And it doesn’t have to be a big act of service. All the little things — like helping the elderly, holding a door for someone, or simply encouraging a friend — all add up. 

10) Surround yourself with positive energy

Many studies have also shown how a strong and supportive social circle provides a positive feedback loop that is crucial to building self-esteem.

In other words, spending time with positive people is a great way to build your self-confidence.

These are the people who will uplift you, make you feel great, and see your potential — even when you might not see it in yourself.

Remember, the people we allow into our circle can greatly influence our thoughts and behavior. Choose to surround yourself with individuals who inspire you and help you achieve your dream.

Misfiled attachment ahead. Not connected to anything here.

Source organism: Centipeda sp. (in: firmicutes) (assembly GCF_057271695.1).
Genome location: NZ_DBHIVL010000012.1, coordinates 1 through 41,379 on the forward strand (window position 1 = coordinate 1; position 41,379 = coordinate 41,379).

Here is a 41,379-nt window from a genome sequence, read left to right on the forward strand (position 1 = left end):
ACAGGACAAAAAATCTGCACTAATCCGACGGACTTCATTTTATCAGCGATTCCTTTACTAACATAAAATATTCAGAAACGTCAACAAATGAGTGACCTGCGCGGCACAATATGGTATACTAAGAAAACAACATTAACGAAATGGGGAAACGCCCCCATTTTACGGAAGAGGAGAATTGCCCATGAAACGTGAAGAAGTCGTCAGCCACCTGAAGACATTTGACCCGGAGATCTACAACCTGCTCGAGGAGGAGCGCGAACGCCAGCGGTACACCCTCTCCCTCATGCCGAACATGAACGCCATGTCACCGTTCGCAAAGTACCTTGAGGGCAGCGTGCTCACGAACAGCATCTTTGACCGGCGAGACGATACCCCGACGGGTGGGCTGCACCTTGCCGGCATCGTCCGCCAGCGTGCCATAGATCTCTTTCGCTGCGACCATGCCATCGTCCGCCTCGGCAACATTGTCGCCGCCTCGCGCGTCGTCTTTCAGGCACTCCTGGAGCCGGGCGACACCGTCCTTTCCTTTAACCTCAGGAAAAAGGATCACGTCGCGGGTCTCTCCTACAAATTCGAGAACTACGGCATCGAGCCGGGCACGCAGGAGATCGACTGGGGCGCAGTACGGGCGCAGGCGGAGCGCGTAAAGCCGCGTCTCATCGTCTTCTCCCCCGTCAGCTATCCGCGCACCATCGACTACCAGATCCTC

11) Take care of yourself

Here’s a simple truth: You won’t feel great about yourself if you’re not healthy.

Putting yourself first means you make your health and well-being a priority every day.

From eating on time and eating healthily to getting enough sleep, exercising, and more — all of these habits can give you the energy you need to face another day.

Another important aspect of self-care you shouldn’t forget? Rest. Don’t hesitate to relax and take time for yourself. You’ll perform better and accomplish more when you feel less stressed. 

12) Love yourself

Self-love is a strong foundation of self-esteem. It’s about learning that you’re imperfect and that life’s imperfect, and that’s okay. 

When you let go of perfectionism and accept yourself for who you are — flaws and all, you can be your authentic self. 

You’ll trust yourself more and believe in your ability to evolve and live the life you want

Maria Fatima Reyes

Fat Niebres is a freelance writer who loves to chase stories that matter. She finds meaning and inspiration in the mundane. When she's not writing, she's probably reading, eating, traveling, or having deep conversations with her husband. She brings her experience in broadcast, print, and NGO communications, and has been published in the Philippine Daily Inquirer and Inquirer.net.